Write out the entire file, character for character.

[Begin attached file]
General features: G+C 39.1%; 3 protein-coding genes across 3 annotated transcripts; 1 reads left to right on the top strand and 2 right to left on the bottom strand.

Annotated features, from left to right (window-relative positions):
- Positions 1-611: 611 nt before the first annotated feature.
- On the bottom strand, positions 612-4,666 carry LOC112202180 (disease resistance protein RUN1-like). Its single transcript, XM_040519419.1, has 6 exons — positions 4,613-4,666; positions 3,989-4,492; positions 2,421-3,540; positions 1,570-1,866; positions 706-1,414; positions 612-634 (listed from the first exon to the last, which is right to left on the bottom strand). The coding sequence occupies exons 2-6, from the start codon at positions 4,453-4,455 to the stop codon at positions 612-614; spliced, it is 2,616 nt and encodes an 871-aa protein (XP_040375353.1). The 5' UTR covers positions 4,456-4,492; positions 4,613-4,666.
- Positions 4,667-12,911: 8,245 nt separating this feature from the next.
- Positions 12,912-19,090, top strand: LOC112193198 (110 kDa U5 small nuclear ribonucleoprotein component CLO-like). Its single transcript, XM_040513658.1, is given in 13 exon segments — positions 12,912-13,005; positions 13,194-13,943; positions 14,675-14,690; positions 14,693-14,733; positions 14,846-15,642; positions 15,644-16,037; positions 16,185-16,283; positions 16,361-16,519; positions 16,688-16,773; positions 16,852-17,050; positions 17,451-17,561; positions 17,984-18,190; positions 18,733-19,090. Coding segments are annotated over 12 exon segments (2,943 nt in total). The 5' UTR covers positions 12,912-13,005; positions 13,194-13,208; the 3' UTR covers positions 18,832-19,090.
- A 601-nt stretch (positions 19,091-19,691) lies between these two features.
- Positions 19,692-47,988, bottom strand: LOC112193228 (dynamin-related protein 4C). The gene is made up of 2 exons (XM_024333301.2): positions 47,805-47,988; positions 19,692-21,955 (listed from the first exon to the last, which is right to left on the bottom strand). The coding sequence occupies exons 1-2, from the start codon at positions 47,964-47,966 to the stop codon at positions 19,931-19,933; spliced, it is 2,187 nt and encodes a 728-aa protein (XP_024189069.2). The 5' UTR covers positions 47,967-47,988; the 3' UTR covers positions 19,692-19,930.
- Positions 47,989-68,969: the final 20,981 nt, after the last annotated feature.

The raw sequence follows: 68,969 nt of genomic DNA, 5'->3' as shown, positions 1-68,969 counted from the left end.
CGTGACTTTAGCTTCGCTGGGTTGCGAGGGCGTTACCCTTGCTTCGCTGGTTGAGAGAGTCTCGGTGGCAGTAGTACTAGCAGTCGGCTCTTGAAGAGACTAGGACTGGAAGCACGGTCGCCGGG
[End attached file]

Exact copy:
General features: G+C 39.1%; 3 protein-coding genes across 3 annotated transcripts; 1 reads left to right on the top strand and 2 right to left on the bottom strand.

Annotated features, from left to right (window-relative positions):
- Positions 1-611: 611 nt before the first annotated feature.
- On the bottom strand, positions 612-4,666 carry LOC112202180 (disease resistance protein RUN1-like). Its single transcript, XM_040519419.1, has 6 exons — positions 4,613-4,666; positions 3,989-4,492; positions 2,421-3,540; positions 1,570-1,866; positions 706-1,414; positions 612-634 (listed from the first exon to the last, which is right to left on the bottom strand). The coding sequence occupies exons 2-6, from the start codon at positions 4,453-4,455 to the stop codon at positions 612-614; spliced, it is 2,616 nt and encodes an 871-aa protein (XP_040375353.1). The 5' UTR covers positions 4,456-4,492; positions 4,613-4,666.
- Positions 4,667-12,911: 8,245 nt separating this feature from the next.
- Positions 12,912-19,090, top strand: LOC112193198 (110 kDa U5 small nuclear ribonucleoprotein component CLO-like). Its single transcript, XM_040513658.1, is given in 13 exon segments — positions 12,912-13,005; positions 13,194-13,943; positions 14,675-14,690; positions 14,693-14,733; positions 14,846-15,642; positions 15,644-16,037; positions 16,185-16,283; positions 16,361-16,519; positions 16,688-16,773; positions 16,852-17,050; positions 17,451-17,561; positions 17,984-18,190; positions 18,733-19,090. Coding segments are annotated over 12 exon segments (2,943 nt in total). The 5' UTR covers positions 12,912-13,005; positions 13,194-13,208; the 3' UTR covers positions 18,832-19,090.
- A 601-nt stretch (positions 19,091-19,691) lies between these two features.
- Positions 19,692-47,988, bottom strand: LOC112193228 (dynamin-related protein 4C). The gene is made up of 2 exons (XM_024333301.2): positions 47,805-47,988; positions 19,692-21,955 (listed from the first exon to the last, which is right to left on the bottom strand). The coding sequence occupies exons 1-2, from the start codon at positions 47,964-47,966 to the stop codon at positions 19,931-19,933; spliced, it is 2,187 nt and encodes a 728-aa protein (XP_024189069.2). The 5' UTR covers positions 47,967-47,988; the 3' UTR covers positions 19,692-19,930.
- Positions 47,989-68,969: the final 20,981 nt, after the last annotated feature.

The raw sequence follows: 68,969 nt of genomic DNA, 5'->3' as shown, positions 1-68,969 counted from the left end.
CGTGACTTTAGCTTCGCTGGGTTGCGAGGGCGTTACCCTTGCTTCGCTGGTTGAGAGAGTCTCGGTGGCAGTAGTACTAGCAGTCGGCTCTTGAAGAGACTAGGACTGGAAGCACGGTCGCCGGG